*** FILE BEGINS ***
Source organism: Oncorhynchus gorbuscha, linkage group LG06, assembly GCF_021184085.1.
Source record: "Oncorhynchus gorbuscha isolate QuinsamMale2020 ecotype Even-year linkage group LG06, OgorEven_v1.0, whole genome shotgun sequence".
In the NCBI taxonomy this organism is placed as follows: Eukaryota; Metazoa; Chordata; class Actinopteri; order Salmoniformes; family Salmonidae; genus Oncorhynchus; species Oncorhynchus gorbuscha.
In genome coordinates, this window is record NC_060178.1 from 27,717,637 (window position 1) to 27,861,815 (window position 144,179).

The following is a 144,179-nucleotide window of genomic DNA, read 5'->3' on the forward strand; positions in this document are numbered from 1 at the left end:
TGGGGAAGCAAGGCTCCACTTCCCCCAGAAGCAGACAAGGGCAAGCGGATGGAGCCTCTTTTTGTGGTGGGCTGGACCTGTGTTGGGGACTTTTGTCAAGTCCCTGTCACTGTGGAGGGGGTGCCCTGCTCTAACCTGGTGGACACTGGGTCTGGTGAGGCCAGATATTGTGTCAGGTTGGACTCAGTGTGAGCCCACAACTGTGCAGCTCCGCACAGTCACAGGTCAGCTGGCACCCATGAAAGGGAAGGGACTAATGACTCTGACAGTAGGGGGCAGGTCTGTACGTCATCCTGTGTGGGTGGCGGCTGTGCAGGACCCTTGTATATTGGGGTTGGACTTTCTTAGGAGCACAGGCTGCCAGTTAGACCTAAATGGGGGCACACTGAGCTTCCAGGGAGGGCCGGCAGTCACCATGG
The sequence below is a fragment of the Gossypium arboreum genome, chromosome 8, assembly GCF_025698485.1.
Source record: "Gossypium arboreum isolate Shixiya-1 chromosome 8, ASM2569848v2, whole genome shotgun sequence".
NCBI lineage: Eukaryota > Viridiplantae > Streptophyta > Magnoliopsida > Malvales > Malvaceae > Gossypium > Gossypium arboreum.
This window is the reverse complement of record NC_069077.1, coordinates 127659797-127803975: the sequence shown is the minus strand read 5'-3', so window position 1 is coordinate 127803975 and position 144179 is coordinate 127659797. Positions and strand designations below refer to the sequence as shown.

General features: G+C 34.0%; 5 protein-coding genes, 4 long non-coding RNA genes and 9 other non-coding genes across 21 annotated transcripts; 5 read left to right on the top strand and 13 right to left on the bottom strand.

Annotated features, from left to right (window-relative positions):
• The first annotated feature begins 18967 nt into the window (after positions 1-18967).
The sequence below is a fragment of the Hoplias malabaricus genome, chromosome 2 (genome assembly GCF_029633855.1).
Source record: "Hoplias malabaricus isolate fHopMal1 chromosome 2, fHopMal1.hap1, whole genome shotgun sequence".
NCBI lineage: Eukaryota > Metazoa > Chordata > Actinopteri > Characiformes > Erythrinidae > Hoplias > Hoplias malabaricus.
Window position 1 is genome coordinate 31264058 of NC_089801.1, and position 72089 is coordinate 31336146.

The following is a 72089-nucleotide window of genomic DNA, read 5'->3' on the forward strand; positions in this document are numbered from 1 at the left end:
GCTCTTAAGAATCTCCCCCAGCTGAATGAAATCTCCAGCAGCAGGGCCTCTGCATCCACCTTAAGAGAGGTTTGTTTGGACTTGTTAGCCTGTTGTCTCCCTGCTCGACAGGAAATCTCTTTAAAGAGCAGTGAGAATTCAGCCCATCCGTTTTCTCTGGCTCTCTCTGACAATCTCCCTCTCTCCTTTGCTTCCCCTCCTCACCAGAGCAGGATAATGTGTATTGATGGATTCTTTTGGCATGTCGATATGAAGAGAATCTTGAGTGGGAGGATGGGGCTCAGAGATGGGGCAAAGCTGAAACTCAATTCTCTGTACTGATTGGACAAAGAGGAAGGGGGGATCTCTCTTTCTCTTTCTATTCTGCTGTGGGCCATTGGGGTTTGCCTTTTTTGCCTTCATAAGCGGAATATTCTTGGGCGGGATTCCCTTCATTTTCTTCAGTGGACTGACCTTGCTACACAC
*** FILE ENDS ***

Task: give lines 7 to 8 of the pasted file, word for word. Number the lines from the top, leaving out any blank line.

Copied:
The sequence below is a fragment of the Gossypium arboreum genome, chromosome 8, assembly GCF_025698485.1.
Source record: "Gossypium arboreum isolate Shixiya-1 chromosome 8, ASM2569848v2, whole genome shotgun sequence".